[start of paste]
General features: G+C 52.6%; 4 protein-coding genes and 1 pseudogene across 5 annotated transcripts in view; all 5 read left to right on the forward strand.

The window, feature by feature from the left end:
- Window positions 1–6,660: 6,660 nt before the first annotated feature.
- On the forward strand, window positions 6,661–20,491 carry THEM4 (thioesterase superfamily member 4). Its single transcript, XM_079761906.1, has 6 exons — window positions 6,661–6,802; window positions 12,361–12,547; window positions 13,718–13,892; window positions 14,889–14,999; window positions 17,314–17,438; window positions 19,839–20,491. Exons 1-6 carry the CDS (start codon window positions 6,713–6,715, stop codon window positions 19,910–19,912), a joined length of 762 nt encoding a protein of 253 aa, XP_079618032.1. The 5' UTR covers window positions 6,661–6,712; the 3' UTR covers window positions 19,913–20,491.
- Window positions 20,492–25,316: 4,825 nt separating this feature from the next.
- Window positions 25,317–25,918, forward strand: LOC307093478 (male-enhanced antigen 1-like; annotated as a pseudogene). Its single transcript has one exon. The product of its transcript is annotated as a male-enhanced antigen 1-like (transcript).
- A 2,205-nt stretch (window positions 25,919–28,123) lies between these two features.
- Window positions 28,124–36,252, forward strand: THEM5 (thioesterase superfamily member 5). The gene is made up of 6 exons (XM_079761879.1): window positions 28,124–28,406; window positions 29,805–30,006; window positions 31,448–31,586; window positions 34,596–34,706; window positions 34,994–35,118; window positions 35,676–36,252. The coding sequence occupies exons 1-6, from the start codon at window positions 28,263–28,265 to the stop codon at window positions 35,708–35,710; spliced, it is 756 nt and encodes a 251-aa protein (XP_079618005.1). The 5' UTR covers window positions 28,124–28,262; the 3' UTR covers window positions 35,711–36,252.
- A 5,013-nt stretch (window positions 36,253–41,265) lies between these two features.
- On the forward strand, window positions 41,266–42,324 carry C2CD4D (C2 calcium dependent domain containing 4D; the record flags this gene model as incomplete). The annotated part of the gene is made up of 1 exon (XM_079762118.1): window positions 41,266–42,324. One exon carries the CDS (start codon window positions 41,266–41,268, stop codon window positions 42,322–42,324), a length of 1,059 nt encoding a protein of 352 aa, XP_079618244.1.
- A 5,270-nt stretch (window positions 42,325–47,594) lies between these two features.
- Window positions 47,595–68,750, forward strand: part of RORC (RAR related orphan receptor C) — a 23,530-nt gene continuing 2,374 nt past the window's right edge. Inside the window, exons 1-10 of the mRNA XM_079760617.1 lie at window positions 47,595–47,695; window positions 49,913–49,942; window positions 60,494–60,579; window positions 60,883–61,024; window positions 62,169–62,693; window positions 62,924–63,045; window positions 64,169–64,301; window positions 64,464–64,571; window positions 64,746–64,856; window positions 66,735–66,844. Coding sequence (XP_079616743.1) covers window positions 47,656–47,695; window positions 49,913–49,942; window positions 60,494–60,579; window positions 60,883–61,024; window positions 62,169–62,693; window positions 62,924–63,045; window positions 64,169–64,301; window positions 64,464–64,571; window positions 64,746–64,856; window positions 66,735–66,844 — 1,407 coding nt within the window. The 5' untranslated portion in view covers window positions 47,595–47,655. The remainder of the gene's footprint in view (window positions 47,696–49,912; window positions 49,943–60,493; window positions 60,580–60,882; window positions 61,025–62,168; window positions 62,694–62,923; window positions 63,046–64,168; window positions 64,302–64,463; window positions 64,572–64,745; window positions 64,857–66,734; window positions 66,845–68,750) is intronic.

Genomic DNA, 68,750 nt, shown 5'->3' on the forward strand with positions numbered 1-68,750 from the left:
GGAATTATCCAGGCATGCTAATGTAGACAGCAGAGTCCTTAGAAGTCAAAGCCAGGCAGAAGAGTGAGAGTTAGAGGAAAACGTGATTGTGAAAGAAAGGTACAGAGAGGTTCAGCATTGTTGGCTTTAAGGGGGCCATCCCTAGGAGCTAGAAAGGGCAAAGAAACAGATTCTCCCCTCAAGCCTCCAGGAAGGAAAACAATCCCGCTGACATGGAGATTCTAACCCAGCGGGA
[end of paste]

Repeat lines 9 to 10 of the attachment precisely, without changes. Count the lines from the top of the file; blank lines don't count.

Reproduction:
- A 5,013-nt stretch (window positions 36,253–41,265) lies between these two features.
- On the forward strand, window positions 41,266–42,324 carry C2CD4D (C2 calcium dependent domain containing 4D; the record flags this gene model as incomplete). The annotated part of the gene is made up of 1 exon (XM_079762118.1): window positions 41,266–42,324. One exon carries the CDS (start codon window positions 41,266–41,268, stop codon window positions 42,322–42,324), a length of 1,059 nt encoding a protein of 352 aa, XP_079618244.1.